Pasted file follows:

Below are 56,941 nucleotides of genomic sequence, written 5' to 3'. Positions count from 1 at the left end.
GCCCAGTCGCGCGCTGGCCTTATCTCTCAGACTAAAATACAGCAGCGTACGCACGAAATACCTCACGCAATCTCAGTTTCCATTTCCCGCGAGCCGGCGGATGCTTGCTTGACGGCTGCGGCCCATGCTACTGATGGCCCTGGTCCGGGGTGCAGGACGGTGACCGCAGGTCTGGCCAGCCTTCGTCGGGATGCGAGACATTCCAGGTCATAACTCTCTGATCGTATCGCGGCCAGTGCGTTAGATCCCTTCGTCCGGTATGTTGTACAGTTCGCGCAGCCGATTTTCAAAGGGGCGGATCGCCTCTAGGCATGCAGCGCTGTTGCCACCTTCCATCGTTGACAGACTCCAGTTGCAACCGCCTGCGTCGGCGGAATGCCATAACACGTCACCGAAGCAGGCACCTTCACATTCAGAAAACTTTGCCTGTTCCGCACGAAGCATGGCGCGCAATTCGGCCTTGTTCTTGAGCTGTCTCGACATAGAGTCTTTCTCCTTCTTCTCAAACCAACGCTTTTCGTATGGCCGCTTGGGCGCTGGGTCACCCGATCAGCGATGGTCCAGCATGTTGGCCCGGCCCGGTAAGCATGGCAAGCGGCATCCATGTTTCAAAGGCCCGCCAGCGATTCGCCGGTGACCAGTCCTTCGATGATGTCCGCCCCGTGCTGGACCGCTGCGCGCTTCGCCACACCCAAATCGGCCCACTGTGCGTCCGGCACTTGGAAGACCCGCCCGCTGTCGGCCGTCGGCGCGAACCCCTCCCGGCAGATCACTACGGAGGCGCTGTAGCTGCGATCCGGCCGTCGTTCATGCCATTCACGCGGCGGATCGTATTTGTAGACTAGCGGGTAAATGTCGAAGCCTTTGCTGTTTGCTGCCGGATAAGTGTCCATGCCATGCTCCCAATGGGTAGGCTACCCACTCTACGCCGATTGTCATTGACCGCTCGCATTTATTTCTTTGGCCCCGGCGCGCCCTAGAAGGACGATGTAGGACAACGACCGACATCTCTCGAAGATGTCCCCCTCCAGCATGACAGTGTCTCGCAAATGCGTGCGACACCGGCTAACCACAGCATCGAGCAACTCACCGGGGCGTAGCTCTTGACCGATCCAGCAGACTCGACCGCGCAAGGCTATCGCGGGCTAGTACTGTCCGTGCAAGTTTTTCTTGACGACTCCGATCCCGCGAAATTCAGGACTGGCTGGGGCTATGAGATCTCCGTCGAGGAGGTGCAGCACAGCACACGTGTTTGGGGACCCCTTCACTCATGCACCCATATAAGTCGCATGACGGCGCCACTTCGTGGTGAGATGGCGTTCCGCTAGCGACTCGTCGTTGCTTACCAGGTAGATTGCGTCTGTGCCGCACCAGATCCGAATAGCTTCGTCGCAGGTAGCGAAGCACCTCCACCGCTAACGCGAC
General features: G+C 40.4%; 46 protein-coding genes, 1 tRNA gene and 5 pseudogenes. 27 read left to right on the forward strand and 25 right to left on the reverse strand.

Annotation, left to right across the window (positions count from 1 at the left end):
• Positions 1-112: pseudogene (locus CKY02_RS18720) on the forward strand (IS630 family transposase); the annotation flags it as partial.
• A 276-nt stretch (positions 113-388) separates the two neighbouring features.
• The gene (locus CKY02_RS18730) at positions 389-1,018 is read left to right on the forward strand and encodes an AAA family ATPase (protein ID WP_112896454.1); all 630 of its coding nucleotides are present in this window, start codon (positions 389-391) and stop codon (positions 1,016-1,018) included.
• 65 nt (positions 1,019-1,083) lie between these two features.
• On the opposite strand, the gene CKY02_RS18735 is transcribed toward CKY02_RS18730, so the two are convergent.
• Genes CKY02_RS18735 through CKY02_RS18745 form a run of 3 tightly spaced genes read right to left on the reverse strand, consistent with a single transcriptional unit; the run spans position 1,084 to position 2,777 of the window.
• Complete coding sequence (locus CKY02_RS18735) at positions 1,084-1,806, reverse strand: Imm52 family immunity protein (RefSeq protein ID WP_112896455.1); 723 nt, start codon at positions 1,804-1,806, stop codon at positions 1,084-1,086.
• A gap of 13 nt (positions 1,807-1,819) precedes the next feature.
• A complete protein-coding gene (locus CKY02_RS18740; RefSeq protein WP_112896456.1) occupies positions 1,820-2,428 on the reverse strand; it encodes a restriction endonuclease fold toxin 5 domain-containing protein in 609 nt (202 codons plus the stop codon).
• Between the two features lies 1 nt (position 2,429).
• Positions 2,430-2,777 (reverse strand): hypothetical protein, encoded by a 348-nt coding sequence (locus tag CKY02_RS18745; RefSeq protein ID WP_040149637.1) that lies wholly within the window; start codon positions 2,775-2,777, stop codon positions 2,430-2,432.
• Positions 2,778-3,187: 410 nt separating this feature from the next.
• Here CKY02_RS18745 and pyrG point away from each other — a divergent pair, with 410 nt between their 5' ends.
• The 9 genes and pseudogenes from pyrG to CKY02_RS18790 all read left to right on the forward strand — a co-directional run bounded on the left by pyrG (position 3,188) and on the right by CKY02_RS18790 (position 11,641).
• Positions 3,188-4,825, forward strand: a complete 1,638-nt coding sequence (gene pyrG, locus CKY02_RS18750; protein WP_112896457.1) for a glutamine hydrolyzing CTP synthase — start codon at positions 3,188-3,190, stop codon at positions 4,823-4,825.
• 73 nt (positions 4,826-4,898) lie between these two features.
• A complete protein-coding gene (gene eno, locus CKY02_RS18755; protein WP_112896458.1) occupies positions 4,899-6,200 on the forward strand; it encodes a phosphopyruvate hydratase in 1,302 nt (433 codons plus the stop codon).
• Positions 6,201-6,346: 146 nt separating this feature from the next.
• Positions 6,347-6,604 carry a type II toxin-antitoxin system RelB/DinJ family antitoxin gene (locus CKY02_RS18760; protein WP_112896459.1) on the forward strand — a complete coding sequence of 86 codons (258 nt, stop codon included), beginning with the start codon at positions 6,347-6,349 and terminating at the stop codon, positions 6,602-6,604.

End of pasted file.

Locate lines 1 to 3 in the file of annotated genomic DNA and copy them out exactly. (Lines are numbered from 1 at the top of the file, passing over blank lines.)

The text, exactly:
Below are 56,941 nucleotides of genomic sequence, written 5' to 3'. Positions count from 1 at the left end.
GCCCAGTCGCGCGCTGGCCTTATCTCTCAGACTAAAATACAGCAGCGTACGCACGAAATACCTCACGCAATCTCAGTTTCCATTTCCCGCGAGCCGGCGGATGCTTGCTTGACGGCTGCGGCCCATGCTACTGATGGCCCTGGTCCGGGGTGCAGGACGGTGACCGCAGGTCTGGCCAGCCTTCGTCGGGATGCGAGACATTCCAGGTCATAACTCTCTGATCGTATCGCGGCCAGTGCGTTAGATCCCTTCGTCCGGTATGTTGTACAGTTCGCGCAGCCGATTTTCAAAGGGGCGGATCGCCTCTAGGCATGCAGCGCTGTTGCCACCTTCCATCGTTGACAGACTCCAGTTGCAACCGCCTGCGTCGGCGGAATGCCATAACACGTCACCGAAGCAGGCACCTTCACATTCAGAAAACTTTGCCTGTTCCGCACGAAGCATGGCGCGCAATTCGGCCTTGTTCTTGAGCTGTCTCGACATAGAGTCTTTCTCCTTCTTCTCAAACCAACGCTTTTCGTATGGCCGCTTGGGCGCTGGGTCACCCGATCAGCGATGGTCCAGCATGTTGGCCCGGCCCGGTAAGCATGGCAAGCGGCATCCATGTTTCAAAGGCCCGCCAGCGATTCGCCGGTGACCAGTCCTTCGATGATGTCCGCCCCGTGCTGGACCGCTGCGCGCTTCGCCACACCCAAATCGGCCCACTGTGCGTCCGGCACTTGGAAGACCCGCCCGCTGTCGGCCGTCGGCGCGAACCCCTCCCGGCAGATCACTACGGAGGCGCTGTAGCTGCGATCCGGCCGTCGTTCATGCCATTCACGCGGCGGATCGTATTTGTAGACTAGCGGGTAAATGTCGAAGCCTTTGCTGTTTGCTGCCGGATAAGTGTCCATGCCATGCTCCCAATGGGTAGGCTACCCACTCTACGCCGATTGTCATTGACCGCTCGCATTTATTTCTTTGGCCCCGGCGCGCCCTAGAAGGACGATGTAGGACAACGACCGACATCTCTCGAAGATGTCCCCCTCCAGCATGACAGTGTCTCGCAAATGCGTGCGACACCGGCTAACCACAGCATCGAGCAACTCACCGGGGCGTAGCTCTTGACCGATCCAGCAGACTCGACCGCGCAAGGCTATCGCGGGCTAGTACTGTCCGTGCAAGTTTTTCTTGACGACTCCGATCCCGCGAAATTCAGGACTGGCTGGGGCTATGAGATCTCCGTCGAGGAGGTGCAGCACAGCACACGTGTTTGGGGACCCCTTCACTCATGCACCCATATAAGTCGCATGACGGCGCCACTTCGTGGTGAGATGGCGTTCCGCTAGCGACTCGTCGTTGCTTACCAGGTAGATTGCGTCTGTGCCGCACCAGATCCGAATAGCTTCGTCGCAGGTAGCGAAGCACCTCCACCGCTAACGCGAC
General features: G+C 40.4%; 46 protein-coding genes, 1 tRNA gene and 5 pseudogenes. 27 read left to right on the forward strand and 25 right to left on the reverse strand.